For Raducanu and Fernandez, the magical race goes on and on

Here they are again. For the second straight day at the US Open – or maybe it was the fifth, or the 10th, depending on when the count s...

Here they are again.

For the second straight day at the US Open – or maybe it was the fifth, or the 10th, depending on when the count started – a teenage girl did what she wasn’t supposed to do.

Much like Canada’s Leylah Fernandez did on Tuesday, Britain’s Emma Raducanu pushed her way through a player who had every right to believe the day would be her own, knocking out 11th-seeded Swiss Belinda Bencic, 6 -3, 6-4, in 82 minutes, and giving the US Open two semi-finalists unable to legally celebrate their success with an alcoholic beverage.

How absurd is all of this? Consider Raducanu ranked 150th in the world and made three qualifying matches just to secure a place in the main draw. She clearly wasn’t expecting it: she had booked a return flight for immediately after the qualifying tournament.

She continues to be as shocked by her success as anyone.

“I didn’t expect to be here at all,” Raducanu said after becoming the first qualifier to advance to the US Open semi-finals in the Open era. “Out there on the field today, I was like, ‘This might be the last time you play Ashe, so you might as well go out there and enjoy it all. “”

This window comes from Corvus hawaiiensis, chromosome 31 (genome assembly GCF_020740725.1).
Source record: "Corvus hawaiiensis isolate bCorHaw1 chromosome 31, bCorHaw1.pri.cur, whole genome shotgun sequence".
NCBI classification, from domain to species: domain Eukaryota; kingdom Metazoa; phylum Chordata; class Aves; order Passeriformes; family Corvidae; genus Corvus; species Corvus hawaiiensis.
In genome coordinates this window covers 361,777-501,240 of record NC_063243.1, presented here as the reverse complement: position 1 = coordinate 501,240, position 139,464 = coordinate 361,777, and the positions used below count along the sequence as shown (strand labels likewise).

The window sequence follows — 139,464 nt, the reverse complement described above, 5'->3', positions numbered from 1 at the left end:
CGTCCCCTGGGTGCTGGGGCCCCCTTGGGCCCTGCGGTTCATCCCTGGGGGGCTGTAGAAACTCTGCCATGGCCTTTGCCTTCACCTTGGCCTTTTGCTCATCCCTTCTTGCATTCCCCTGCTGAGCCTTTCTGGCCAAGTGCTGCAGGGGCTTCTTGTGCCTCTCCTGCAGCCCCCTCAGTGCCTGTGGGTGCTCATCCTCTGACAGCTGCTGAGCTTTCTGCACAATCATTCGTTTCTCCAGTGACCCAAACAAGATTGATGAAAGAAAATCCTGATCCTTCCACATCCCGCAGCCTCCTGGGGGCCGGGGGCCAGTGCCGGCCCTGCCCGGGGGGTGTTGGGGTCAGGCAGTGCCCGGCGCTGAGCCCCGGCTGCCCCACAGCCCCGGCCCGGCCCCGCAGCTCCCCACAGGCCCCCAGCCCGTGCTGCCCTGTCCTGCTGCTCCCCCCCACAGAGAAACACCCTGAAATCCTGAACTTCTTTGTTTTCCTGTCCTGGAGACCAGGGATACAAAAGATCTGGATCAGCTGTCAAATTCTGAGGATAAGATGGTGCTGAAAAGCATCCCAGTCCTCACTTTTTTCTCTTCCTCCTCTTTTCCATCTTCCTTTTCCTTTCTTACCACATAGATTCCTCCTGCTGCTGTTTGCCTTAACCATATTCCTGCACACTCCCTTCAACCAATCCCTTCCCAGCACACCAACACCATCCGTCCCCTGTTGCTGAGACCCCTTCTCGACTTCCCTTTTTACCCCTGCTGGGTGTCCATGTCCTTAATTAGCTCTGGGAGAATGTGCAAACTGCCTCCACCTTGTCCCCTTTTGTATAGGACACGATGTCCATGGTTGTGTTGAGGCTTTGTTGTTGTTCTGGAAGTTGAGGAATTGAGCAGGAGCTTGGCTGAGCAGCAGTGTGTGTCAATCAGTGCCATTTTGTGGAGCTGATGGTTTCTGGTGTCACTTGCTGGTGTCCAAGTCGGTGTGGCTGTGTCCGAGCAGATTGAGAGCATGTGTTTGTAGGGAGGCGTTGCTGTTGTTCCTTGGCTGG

As impressive and surprising as Raducanu was at her first US Open, until Wednesday she had yet to beat a seed. Fernandez had. She entered the quarter-finals on Tuesday after beating defending champion Naomi Osaka and veteran German Angelique Kerber, former world No.1 and three-time Grand Slam champion. Fernandez, ranked 73, backed up those wins with a touching three-set upset from fifth-seeded Elina Svitolina of Ukraine.

Across the net from Raducanu on Wednesday stood Bencic, the recently crowned Olympic gold medalist, a gentle and powerful 24-year-old Swiss who has been a mainstay of the Top 20 for the past three years, reaching the fourth place in the world. ranking in February 2020.

No problem.

Much like she did in her fourth round game, Raducanu started off with a minor hiccup, losing the first game she served and losing 0-2 in the first set. But she was successful with Bencic from there. At the end of the sixth game, she was tied. By the end of the ninth, she had won the first set.

She beat Bencic in Game 5 of the second set and sailed extensively from there, giving an easy appearance to a game she has little experience with at the top of the sport.

Unlike Fernandez, who specialized in a form of tennis that resembles opera – long afternoons and evenings filled with wild swings and catchy dramatic moments – Raducanu’s New York experience has been a series of routine days in the office, of making players with much more experience than she looks bad in tennis.